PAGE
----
Wednesday, June 17, 2009

Endangered Canadianists

James Muir of the University of Alberta ponders my recent comment about the possible decline of the Canadianist at the University of Toronto.
As for U of T (St. George campus): while the department's commitment to Canadian history is declining, there are still several profs there who would identify themselves as Canadian historians/canadianists:
Robert Bothwell, Steve Penfold, Ian Radforth for sure and I am pretty sure also Heidi Bohaker, Franca Iacovetta, Laurel MacDowell, Mark McGowan and Jan Noel (Allen Greer, still on their page, has left UofT for McGill). Nevertheless, this is not, despite how good these people are, the equivalent of what UofT was in the 1960s when Creighton, Careless, McNaught and others were all teaching there.

In part this stems from two things: First, there has been a change in Canadian hiring law that limits preference for hiring Canadians. Even when Universities had to interview and reject Canadian applicants before looking at foreign applicants, the number of faculty from away was high; now its much higher, fed by assumptions about where good students study (e.g. a good US historian obviously went to school in the US). This affects universities across Canada. Many of the people from away are good people, but some, without a Canadian identity for better or worse, question the global relevance of Canadian history and so urge curricular changes and hiring patterns that limit Canadian history. This is made worse at UofT by the second thing: UofT's self conscious attempt to compare itself to US universities. In this climate, there is less institutional support for Canadian studies of any sort because Canadian studies is not an important subject at Harvard/Princeton/University of Chicago/etc.

Despite the first of the two problems I identified above, however, Canadian history is predominant at most, if not all other English language Canadian universities. A simple comparison to York would suffice. There are 77 Grad faculty at UofT, with the above 3-8 Canadian historians. At York there are 72 Grad Faculty, and 28 identified under the Canadian field (this overstates it, I think, but 21 or 22 are exclusively or predominantly Canadianists in their research and teaching). At my own institution, Canadian history has taken a hit in terms of full time History faculty, but it is still the single largest field (and a recent external review urged more hirings in the field).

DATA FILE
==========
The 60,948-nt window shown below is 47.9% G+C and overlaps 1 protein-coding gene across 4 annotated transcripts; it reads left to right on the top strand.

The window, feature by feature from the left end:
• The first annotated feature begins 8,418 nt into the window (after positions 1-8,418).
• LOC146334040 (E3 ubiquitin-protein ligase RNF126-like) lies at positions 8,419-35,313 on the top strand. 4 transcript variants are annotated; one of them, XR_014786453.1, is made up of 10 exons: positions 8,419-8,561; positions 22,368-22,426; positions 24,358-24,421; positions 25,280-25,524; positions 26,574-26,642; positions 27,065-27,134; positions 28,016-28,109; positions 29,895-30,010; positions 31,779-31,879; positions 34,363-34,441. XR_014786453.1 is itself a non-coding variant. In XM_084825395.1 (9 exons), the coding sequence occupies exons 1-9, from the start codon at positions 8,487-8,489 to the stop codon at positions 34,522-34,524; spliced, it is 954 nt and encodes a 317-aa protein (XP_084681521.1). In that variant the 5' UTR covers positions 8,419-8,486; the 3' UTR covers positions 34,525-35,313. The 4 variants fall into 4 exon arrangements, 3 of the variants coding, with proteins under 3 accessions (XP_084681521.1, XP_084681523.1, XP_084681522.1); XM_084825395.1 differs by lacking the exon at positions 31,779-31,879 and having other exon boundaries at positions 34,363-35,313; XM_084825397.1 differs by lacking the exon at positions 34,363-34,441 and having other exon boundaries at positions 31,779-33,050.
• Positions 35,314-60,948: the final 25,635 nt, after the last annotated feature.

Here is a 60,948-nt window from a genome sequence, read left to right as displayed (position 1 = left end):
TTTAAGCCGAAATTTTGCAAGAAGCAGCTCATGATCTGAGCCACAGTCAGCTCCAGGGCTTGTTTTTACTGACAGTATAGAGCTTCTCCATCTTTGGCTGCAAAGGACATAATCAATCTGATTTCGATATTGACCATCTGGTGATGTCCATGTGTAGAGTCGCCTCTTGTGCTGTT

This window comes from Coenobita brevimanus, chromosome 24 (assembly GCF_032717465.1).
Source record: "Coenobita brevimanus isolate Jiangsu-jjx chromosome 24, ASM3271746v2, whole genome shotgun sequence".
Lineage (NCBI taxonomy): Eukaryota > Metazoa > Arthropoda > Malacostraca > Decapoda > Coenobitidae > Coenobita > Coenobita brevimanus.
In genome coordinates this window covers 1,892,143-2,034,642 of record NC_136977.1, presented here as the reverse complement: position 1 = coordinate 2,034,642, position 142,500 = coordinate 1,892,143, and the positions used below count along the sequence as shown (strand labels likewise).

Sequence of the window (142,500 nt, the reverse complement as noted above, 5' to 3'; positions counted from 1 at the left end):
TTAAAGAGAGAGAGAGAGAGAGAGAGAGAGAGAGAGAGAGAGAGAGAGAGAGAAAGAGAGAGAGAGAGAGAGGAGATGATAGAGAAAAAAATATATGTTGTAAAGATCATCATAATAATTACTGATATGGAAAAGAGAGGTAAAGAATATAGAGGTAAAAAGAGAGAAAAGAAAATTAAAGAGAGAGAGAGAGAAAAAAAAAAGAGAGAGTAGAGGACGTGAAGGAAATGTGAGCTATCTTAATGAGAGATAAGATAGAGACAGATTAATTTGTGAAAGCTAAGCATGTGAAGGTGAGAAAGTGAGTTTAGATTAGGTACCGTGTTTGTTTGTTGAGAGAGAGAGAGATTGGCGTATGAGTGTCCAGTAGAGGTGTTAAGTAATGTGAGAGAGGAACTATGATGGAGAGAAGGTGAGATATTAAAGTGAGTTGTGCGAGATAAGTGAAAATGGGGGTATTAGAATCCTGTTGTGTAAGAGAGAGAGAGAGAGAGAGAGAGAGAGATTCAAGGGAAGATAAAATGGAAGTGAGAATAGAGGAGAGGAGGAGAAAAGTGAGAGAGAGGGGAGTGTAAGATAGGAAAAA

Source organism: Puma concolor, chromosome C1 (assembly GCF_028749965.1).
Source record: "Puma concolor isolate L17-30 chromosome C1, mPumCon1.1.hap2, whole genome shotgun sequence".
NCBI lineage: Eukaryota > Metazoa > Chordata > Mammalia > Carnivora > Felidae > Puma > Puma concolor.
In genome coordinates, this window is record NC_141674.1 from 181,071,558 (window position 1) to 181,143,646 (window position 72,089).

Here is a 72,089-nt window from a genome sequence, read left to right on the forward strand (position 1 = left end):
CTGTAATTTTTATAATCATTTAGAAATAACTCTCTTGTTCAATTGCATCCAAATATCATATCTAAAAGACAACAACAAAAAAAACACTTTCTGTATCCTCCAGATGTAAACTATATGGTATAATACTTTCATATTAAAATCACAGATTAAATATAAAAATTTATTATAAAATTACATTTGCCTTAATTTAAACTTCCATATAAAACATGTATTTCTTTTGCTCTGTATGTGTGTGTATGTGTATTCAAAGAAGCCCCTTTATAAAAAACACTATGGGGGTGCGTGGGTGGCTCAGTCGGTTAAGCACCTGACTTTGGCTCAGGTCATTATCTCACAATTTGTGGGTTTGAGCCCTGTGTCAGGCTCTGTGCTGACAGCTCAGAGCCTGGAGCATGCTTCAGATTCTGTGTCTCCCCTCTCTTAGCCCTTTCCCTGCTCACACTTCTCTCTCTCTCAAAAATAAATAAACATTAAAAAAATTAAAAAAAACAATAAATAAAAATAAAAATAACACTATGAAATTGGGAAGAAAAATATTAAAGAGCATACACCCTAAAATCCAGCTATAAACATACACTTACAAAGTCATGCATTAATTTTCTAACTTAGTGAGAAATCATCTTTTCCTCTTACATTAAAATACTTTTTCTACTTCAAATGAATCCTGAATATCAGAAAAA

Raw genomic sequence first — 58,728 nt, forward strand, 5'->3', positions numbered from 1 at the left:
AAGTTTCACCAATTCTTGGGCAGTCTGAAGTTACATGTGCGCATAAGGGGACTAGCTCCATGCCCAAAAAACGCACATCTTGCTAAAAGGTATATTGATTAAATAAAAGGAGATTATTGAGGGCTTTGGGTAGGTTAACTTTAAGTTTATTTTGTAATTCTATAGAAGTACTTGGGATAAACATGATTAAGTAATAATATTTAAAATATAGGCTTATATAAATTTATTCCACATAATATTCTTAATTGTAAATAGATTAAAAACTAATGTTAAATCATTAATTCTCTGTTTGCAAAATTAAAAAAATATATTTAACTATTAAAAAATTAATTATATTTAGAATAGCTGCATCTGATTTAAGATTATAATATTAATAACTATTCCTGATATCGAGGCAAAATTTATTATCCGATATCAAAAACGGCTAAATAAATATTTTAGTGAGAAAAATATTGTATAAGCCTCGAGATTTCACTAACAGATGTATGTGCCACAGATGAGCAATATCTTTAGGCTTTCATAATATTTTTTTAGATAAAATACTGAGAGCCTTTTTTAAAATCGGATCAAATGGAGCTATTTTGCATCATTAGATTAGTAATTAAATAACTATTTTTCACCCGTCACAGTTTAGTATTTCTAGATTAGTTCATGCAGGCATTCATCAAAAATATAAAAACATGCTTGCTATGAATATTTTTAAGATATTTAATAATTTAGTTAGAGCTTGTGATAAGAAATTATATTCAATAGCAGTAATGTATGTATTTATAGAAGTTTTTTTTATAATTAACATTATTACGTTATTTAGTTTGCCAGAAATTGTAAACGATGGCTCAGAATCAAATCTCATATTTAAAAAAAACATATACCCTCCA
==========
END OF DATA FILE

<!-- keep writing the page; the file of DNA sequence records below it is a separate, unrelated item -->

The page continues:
All this to say, I don't think Canadian history is going the way of "Diplomatic history". I don't think you were intending to imply their equivalence, however, but to raise a parallel question for discussion.
The two are not really comparable: the former is a geographic area/country/society/insert your chosen term; the latter a field of study for one or more geographic areas. At my institution, the Canadianists divide as something like (topic / time & region):
Aboriginal History / 19C West: 2
Immigration history / 20C West: 1
Sport History / 20c national: 1
Rural History / 19C Ontario: 1
Environmental history / 20C North: 1
<20C North: 1
Political History / 19c national: 1
Legal History / 18C Atlantic: 1
Social history / 20C West: 1
If I recall, my informant's point was partly about the power of Benedict Anderson's Imagined Communities analysis to make national history unfashionable in the academy: okay to do labour, or women, or post-colonial or legal or social, but even if one's sources or subjects are Canadian, it's unfashionable to take on the national label.
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